The Beatles were a club and bar band for five years. And then continued playing covers for five albums. Let me say that again. The Beatles were a club and bar band for five years. And then continued playing covers for five albums! Then the Rolling Stones were a bar band for three years and played covers for their first five albums. Do you think you’re better than them?

The other nefarious infection regarding modern songwriting is the auteur theory which became dominant as Rock and Roll became the art form of Rock beginning in 1965. That was the year the Beatles, Stones, Byrds, and Bob Dylan influenced each other right into a new art form. Suddenly Rock was personal, it was important, and an industry of journalists sprang up to explain it us. And that was, and is great, except an inaccurate balance was created between the post-art form Rock and pre-art form Rock and Roll. Keeping in mind the art form part of Rock was only the last quarter of the Renaissance. It was born in the Folk-Rock era of 1965, continued through Psychedelic, Country-Rock, Hard-Rock, and into the Singer/Songwriter era of the early ’70’s.

An inaccurate emphasis on the importance of the self-contained artist has led to the ocean of mediocrity we’re all drowning in today. Journalists work in words. They love words. They are words. So it is perfectly natural for them to labor under the misconception that lyrics are the most important part of a song.

And lets keep in mind, there are of course major journalist exceptions, the two best Rock and Roll books after all – Nick Tosches’ Hellfire – the Jerry Lee Lewis story, and Dave Marsh’s Louie Louie both celebrate pre-art form Rock.

Don’t get me wrong, great lyrics make a song better, I made five political albums and spent months on the lyrics. Just don’t start thinking that is why people are coming to see your band because that is not enough reason.

And don’t start thinking your grammar school poetry makes you a great songwriter. Bob Dylan is the greatest lyric writer that will ever live, if he wasn’t a great singer and able to write (or in the early days steal) great melodies, he’d still be in Greenwich Village at the Cafe Wha. The problem with this imbalance is singers that don’t write or don’t write about the correct subjects, aren’t taken as seriously. Believe me it’s true.

In spite of Elvis and Sinatra!

The 15 years of pre-art form lyrics may not seem as important or meaningful in a social or political way, but as a 13 year old hearing super sexy Judy Craig and the Chiffons singing Ellie Greenwich and Jeff Barry’s “I Have a Boyfriend” you couldn’t have told me that wasn’t important! More than anything else in the world I wanted to be that boyfriend! And still do! That was my “Blowin in the Wind,” my “Day In The Life,” my “Sympathy For The Devil,” absolutely.

If you want to write then you’ve got to learn how to do it. This is why the great song publishers like Lance Freed are always encouraging the young writers to co-write with the older ones.

Just as it’s important to perform with a purpose, it is equally important to write with a purpose. Whether that purpose is to express your most personal anguish or to simply have a hit record. If you’re going to do it, do it right.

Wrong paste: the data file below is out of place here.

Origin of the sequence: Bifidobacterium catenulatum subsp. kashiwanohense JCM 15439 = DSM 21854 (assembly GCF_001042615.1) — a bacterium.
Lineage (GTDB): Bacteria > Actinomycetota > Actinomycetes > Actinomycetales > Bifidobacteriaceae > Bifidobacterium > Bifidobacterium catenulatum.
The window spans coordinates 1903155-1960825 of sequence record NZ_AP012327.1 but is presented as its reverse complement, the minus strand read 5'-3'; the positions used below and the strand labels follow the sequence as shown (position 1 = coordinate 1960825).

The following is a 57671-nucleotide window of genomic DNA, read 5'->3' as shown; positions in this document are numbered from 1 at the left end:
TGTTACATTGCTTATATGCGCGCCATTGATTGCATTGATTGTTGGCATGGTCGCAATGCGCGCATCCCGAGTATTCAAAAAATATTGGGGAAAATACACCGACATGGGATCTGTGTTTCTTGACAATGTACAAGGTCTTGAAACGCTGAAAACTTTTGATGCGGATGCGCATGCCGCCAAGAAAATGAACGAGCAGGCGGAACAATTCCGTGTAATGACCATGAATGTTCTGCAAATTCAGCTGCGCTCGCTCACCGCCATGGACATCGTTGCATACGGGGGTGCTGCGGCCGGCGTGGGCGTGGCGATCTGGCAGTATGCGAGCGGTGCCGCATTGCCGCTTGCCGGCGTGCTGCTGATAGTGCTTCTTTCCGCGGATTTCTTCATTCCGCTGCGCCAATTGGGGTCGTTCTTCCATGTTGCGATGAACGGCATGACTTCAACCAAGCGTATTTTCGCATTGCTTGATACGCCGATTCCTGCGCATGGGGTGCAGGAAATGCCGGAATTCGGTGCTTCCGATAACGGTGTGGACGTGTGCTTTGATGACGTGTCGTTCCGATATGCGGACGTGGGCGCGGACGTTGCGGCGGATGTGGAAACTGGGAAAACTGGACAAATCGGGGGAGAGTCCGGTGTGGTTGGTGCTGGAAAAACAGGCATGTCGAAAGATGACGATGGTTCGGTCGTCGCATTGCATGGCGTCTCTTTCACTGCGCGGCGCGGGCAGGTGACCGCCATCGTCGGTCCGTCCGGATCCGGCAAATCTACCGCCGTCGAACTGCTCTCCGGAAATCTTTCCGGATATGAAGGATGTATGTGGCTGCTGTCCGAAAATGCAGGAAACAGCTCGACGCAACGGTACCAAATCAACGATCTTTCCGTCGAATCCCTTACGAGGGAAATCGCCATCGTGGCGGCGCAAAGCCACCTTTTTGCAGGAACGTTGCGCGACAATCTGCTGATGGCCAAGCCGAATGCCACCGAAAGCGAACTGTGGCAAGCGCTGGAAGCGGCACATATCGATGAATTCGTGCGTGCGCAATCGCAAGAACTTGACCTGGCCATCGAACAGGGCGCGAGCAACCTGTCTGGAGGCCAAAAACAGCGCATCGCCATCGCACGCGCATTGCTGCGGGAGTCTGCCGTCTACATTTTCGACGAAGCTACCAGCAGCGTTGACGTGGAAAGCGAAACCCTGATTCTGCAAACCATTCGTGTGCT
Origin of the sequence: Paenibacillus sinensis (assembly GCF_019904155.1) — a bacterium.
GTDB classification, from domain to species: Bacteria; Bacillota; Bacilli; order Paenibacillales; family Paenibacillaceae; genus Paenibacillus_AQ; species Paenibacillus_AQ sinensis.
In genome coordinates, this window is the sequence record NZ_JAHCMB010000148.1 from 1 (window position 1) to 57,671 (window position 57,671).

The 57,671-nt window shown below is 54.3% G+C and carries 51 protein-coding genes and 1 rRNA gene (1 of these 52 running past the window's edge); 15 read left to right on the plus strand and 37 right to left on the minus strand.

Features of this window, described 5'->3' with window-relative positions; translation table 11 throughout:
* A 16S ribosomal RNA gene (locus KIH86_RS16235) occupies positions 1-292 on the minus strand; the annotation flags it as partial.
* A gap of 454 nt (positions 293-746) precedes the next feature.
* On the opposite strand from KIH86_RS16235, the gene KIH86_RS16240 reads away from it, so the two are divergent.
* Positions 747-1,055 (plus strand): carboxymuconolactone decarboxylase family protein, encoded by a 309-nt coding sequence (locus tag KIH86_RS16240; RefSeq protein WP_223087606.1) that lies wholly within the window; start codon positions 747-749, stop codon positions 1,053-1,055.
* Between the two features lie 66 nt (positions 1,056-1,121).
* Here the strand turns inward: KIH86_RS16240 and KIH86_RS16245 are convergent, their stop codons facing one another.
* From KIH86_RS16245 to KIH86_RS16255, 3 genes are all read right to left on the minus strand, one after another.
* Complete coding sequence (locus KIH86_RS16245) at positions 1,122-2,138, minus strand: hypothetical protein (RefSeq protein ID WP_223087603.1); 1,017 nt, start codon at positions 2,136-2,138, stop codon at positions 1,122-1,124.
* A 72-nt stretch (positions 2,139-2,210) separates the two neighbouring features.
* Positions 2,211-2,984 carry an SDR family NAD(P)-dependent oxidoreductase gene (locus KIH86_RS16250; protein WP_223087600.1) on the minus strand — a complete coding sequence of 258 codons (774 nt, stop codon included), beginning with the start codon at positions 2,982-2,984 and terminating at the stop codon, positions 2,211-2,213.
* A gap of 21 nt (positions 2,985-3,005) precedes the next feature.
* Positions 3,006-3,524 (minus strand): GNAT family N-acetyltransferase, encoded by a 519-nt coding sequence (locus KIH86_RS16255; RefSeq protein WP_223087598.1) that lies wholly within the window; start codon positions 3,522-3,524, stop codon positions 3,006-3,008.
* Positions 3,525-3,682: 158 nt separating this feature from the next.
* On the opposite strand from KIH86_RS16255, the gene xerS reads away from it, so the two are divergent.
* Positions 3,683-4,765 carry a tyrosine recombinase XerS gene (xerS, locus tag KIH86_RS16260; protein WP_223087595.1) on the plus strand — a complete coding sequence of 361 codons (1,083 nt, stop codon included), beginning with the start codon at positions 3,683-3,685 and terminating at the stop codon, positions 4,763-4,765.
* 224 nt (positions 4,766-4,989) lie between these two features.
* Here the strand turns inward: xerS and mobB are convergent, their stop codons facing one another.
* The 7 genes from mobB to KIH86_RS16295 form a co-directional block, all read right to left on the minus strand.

The third part of our craft is record making and that discipline has been almost completely abandoned.

A record is four things – Composition, Arrangement, Performance, and Sound. Four different crafts overseen by a Producer that understands, to some extent all four elements plus the Big Picture of the Industry, plus the psychological stuff of being the artist’s psychiatrist, plus the liaison with the business people, etc. etc.

Where are the Producers? Where are the Arrangers? The point being once upon a time it took an army of very talented people to make great records. Writers, singers, musicians, producers, arrangers, engineers and now you have to do it yourself? No wonder everything sucks!

Well when the major record companies abandon development yes, DIY is born. Do it yourself. And the auteur theory works well with DIY anyway so why not? Ok there’s one reason why not. Everybody isn’t a star. Isn’t a songwriter. Isn’t a singer. Isn’t a performer. Isn’t a record producer. But who’s there to tell them? To help? To suggest a different direction? To teach?

To impose discipline? To be honest?

Even the Majors are starting to adjust and I hope they succeed because they’re almost useless to us as banks in this new paradigm shift. It was very encouraging and impressive that Sony stuck with MGMT for 18  months before it broke. Maybe they looked back and learned from Steve Popovich who stuck with Meatloaf for over a year when no one was interested.

The Majors have largely passed the creative stuff off to the production companies. There’s nobody home artistically. They can still find a record and occasionally break one. But there ain’t gonna be a second one. Because nobody knows how they made the first one! There’s no development. There’s no long term thinking.

So it’s up to the Indies isn’t it? But whether it’s the Indies or the Majors, whoever it is better establish a new work ethic, better find some new patience, get back to the basics, and better be qualified to go the distance.

The standards have been set by Sam Phillips, Leonard Chess, Ahmet Ertegun and Jerry Wexler, by Berry Gordy. They all had one thing in common – the instinct for that unbeatable combination of art and commerce. You want to be in the record business? These are the standards we must live up to.

We must reintroduce a new dedication to the Craft.

And worry about the new technology, and the Art, later.

Seeing that this is Thanksgiving week, we’ll probably be out of pocket for most of the week.  Your homework is to read this and think about it.  Very, very interesting stuff.

Filed under: Stuff To Think About

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15th Street Dinah is a blog primarily about music coming to and coming from the Tuscaloosa, AL area. From time to time, we might veer off course...but for the most part, that's our thing.

We're named in honor of the great Dinah Washington, Tuscaloosa native and "Queen of the Blues".